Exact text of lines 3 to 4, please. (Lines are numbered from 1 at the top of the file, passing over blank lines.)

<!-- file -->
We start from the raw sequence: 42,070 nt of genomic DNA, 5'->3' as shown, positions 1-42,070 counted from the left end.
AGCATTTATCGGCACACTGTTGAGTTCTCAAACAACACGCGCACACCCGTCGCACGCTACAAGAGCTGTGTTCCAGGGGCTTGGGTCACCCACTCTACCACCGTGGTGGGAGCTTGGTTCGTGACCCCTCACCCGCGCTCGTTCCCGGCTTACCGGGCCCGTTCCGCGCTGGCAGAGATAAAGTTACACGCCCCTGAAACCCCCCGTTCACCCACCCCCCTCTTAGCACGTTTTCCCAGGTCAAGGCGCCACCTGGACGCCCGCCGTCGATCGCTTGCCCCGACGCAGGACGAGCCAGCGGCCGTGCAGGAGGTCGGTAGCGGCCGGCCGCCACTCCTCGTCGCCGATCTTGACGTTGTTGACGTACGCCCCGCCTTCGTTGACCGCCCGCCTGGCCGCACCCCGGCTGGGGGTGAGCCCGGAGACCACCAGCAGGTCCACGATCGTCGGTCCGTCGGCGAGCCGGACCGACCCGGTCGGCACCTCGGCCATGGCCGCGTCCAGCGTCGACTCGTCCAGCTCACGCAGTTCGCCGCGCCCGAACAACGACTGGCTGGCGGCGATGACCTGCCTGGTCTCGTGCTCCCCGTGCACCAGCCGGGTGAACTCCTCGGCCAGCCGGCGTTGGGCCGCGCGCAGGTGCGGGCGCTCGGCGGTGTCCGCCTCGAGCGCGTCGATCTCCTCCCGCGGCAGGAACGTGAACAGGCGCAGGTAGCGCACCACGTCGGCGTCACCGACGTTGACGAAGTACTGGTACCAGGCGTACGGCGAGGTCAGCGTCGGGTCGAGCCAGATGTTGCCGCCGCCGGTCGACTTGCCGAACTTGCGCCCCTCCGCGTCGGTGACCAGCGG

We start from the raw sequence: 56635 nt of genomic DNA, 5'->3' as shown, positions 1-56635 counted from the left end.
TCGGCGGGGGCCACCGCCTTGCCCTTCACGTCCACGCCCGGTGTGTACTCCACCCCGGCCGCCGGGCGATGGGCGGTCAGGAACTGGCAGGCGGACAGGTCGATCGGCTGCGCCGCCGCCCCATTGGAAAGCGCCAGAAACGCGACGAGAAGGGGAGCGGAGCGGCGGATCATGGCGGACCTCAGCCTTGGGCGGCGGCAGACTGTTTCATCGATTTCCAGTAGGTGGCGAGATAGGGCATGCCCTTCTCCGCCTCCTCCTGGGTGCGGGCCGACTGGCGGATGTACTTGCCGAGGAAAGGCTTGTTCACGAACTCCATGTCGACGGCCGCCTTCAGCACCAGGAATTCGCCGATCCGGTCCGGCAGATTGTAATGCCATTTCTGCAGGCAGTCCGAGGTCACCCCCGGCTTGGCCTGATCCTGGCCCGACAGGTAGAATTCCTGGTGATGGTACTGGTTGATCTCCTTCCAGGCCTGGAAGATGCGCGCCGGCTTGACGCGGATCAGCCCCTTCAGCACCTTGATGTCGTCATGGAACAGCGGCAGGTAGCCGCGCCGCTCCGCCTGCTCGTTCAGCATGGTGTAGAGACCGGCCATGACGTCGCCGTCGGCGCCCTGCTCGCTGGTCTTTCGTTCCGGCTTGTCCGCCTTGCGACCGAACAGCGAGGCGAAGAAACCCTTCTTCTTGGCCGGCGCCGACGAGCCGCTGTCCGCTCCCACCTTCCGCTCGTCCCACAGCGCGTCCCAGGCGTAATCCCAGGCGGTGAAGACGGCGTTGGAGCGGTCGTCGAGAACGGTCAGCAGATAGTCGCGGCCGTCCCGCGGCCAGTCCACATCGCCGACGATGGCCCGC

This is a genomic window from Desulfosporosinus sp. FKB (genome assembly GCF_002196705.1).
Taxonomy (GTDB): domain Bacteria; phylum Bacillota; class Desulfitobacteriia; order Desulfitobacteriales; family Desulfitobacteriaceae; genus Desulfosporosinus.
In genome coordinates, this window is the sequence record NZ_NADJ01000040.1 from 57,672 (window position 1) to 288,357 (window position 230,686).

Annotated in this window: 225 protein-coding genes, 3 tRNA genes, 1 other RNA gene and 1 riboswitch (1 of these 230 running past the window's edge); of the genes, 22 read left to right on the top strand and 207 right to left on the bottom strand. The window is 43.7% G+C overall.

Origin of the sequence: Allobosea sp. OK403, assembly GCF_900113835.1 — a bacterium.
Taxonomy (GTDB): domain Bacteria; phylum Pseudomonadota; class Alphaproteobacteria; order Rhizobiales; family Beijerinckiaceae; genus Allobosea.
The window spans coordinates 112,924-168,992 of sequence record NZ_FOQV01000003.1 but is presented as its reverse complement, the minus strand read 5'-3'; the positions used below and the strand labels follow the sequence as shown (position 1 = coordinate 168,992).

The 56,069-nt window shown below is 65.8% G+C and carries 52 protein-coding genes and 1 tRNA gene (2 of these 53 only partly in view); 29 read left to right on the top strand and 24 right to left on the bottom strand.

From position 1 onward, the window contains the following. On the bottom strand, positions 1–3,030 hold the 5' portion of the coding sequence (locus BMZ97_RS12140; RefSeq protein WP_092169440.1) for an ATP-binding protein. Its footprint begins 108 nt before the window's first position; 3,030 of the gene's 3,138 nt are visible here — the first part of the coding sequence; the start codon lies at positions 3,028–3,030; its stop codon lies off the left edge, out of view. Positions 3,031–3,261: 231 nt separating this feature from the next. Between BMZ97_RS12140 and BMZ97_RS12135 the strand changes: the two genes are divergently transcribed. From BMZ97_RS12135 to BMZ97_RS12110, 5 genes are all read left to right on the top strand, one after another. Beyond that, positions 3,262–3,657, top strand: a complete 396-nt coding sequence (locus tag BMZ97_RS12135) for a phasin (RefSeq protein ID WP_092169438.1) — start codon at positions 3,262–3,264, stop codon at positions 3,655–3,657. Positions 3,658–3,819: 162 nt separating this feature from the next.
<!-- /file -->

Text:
We start from the raw sequence: 56635 nt of genomic DNA, 5'->3' as shown, positions 1-56635 counted from the left end.
TCGGCGGGGGCCACCGCCTTGCCCTTCACGTCCACGCCCGGTGTGTACTCCACCCCGGCCGCCGGGCGATGGGCGGTCAGGAACTGGCAGGCGGACAGGTCGATCGGCTGCGCCGCCGCCCCATTGGAAAGCGCCAGAAACGCGACGAGAAGGGGAGCGGAGCGGCGGATCATGGCGGACCTCAGCCTTGGGCGGCGGCAGACTGTTTCATCGATTTCCAGTAGGTGGCGAGATAGGGCATGCCCTTCTCCGCCTCCTCCTGGGTGCGGGCCGACTGGCGGATGTACTTGCCGAGGAAAGGCTTGTTCACGAACTCCATGTCGACGGCCGCCTTCAGCACCAGGAATTCGCCGATCCGGTCCGGCAGATTGTAATGCCATTTCTGCAGGCAGTCCGAGGTCACCCCCGGCTTGGCCTGATCCTGGCCCGACAGGTAGAATTCCTGGTGATGGTACTGGTTGATCTCCTTCCAGGCCTGGAAGATGCGCGCCGGCTTGACGCGGATCAGCCCCTTCAGCACCTTGATGTCGTCATGGAACAGCGGCAGGTAGCCGCGCCGCTCCGCCTGCTCGTTCAGCATGGTGTAGAGACCGGCCATGACGTCGCCGTCGGCGCCCTGCTCGCTGGTCTTTCGTTCCGGCTTGTCCGCCTTGCGACCGAACAGCGAGGCGAAGAAACCCTTCTTCTTGGCCGGCGCCGACGAGCCGCTGTCCGCTCCCACCTTCCGCTCGTCCCACAGCGCGTCCCAGGCGTAATCCCAGGCGGTGAAGACGGCGTTGGAGCGGTCGTCGAGAACGGTCAGCAGATAGTCGCGGCCGTCCCGCGGCCAGTCCACATCGCCGACGATGGCCCGC